All music is what awakes from you when you are reminded by the instruments.
- Walt Whitman
Even if you are not a poet, there are probably words that have become an integral part of your experience in the form of favorite songs. Who hasn’t memorized a line or two that recalls a special memory or has become a mantra of sorts? And when you started reading poetry, it may have been the most musical lines that first stuck out – the pattern of rhyme, the repetition of a chorus, the alliterative love letters, the guttural wailing of onomatopoeic pain.
Think about the poets you may have read or loved as a child. Dr. Seuss, with his magical rhyme schemes and fanciful, made-up words. (Oobleck, anyone?) Shel Silverstein with his surprise endings and his chant-worthy rhythms. The entire Child’s Garden of Verse with the musical diction of Robert Louis Stevenson’s swing and shadow. Think about Mother Goose, bedtime prayers, jump rope rhymes and schoolyard hand-clapping games. You have been filled with rhythm and music longer than you know. And music is a weapon in your poetry arsenal that cannot be ignored.
When I write poems, music is essentially a part of my writing pulse. As I stated in a comment on Kathleen Kirk’s post about the double life of the poem, I wrote songs before I started “officially” writing poems, so I learned to write hearing my words out loud and matching them to the tone, mood, and length constraints of a melody. So, when I did start writing poems that were not meant to be song lyrics, the sounds of the poem remained at the forefront, as did the knowledge of line lengths and the cyclical possibilities of repetition, anaphora, and refrains.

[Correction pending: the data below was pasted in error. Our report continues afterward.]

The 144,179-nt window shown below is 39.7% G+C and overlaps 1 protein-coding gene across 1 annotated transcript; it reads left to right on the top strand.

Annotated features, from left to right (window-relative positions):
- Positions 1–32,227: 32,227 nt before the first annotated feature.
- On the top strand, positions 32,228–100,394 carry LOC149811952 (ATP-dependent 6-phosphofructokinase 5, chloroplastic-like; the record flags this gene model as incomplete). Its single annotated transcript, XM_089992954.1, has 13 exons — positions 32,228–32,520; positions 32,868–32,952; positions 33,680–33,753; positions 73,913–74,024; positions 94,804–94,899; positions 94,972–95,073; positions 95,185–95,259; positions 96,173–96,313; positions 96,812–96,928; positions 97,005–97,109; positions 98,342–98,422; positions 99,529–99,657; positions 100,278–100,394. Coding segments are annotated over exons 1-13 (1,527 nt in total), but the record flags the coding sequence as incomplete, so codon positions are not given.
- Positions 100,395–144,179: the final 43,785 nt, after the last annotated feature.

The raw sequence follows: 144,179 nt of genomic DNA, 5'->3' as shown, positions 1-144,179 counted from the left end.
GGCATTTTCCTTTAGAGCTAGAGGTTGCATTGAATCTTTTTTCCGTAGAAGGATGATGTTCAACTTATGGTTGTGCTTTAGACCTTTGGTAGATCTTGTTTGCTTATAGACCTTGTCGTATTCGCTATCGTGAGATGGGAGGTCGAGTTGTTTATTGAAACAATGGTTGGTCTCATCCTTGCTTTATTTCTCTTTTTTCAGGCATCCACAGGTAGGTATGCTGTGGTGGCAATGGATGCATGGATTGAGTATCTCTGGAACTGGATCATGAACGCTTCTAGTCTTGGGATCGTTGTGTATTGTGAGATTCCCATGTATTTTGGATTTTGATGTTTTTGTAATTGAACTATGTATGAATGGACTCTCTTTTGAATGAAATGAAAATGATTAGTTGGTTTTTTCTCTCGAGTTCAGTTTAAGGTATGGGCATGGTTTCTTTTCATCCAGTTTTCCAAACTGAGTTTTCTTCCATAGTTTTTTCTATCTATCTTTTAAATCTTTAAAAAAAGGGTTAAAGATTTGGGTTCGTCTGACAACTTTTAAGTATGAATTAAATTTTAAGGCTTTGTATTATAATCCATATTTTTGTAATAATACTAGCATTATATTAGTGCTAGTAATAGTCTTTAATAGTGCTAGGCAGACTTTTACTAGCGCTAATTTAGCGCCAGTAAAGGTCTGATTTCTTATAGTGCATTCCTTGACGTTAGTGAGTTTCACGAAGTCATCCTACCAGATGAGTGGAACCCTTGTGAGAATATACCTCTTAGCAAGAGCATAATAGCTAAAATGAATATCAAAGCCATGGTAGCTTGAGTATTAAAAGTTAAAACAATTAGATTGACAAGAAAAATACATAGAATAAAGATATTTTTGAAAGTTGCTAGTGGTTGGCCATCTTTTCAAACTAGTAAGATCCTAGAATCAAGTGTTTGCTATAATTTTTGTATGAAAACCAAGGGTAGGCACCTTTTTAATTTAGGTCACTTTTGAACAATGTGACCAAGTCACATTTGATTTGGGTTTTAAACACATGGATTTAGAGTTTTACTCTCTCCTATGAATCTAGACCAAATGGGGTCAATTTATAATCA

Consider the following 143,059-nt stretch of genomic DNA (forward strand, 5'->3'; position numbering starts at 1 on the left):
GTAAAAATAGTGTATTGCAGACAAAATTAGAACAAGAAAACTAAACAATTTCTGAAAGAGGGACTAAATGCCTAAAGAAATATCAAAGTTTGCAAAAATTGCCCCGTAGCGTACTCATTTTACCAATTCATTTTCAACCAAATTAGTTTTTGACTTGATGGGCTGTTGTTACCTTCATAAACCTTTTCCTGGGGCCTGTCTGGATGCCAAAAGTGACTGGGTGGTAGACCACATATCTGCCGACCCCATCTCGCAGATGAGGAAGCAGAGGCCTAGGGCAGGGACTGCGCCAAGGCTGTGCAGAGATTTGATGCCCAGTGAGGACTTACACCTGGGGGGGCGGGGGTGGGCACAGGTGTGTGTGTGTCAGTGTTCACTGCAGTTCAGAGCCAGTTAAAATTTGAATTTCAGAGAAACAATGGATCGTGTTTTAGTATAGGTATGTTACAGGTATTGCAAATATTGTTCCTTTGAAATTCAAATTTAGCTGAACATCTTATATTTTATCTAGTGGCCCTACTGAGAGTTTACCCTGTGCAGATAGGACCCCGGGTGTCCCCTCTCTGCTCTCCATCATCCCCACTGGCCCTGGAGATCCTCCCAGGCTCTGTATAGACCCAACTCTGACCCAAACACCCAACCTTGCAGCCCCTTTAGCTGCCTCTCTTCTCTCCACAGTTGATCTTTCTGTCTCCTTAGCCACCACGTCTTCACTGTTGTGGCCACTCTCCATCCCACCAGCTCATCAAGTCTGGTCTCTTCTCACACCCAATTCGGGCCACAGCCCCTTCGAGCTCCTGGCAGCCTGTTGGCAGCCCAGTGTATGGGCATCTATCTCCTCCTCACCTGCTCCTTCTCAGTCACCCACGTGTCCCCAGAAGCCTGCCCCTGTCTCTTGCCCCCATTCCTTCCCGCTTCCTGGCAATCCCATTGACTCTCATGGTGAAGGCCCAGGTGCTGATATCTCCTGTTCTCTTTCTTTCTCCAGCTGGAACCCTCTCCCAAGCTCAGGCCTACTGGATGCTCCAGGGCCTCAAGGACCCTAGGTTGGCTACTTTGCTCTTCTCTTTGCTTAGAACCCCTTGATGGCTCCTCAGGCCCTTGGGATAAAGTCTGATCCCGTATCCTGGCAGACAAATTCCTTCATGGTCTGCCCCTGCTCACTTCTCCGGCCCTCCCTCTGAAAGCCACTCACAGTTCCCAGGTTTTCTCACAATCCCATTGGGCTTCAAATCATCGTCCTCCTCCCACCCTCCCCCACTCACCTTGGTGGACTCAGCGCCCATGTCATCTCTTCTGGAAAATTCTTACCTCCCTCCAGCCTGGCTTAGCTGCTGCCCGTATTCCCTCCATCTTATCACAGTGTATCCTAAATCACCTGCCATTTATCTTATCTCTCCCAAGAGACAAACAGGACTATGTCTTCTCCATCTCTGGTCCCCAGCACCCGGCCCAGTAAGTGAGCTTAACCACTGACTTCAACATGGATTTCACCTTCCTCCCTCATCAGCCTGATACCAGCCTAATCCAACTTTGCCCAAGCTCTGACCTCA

Poets who write in form are no strangers to these “constraints” – sometimes the structure of a form poem can create a new kind of music for a writer that is unexpected or (at the very least) a change from the music of free verse. Shakespeare’s music is completely different than Whitman’s, but both of them beg to be read aloud.
One of the best things I can do for myself as a writer is to read my own work aloud – this helps me (as Kathleen mentioned in her post) to hear even the white space on the page, to get the words out of my head and into the air. With current technology making recording so easy, I have started to record the poems I think are nearly finished to hear the trouble spots, the places that I stumble or that don’t flow cohesively.
A songwriter wouldn’t dream of writing a score and leaving it only on paper, never to be played by instruments or heard by an audience. Why, then, do some poets seem unprepared or unwilling to share their poems as living, breathing works of aural art? Poetry is meant to be heard. It started as an oral tradition, and songs continued that tradition. Why mess with success? Take the next new poem you write out of your head and into air – listen to it sing.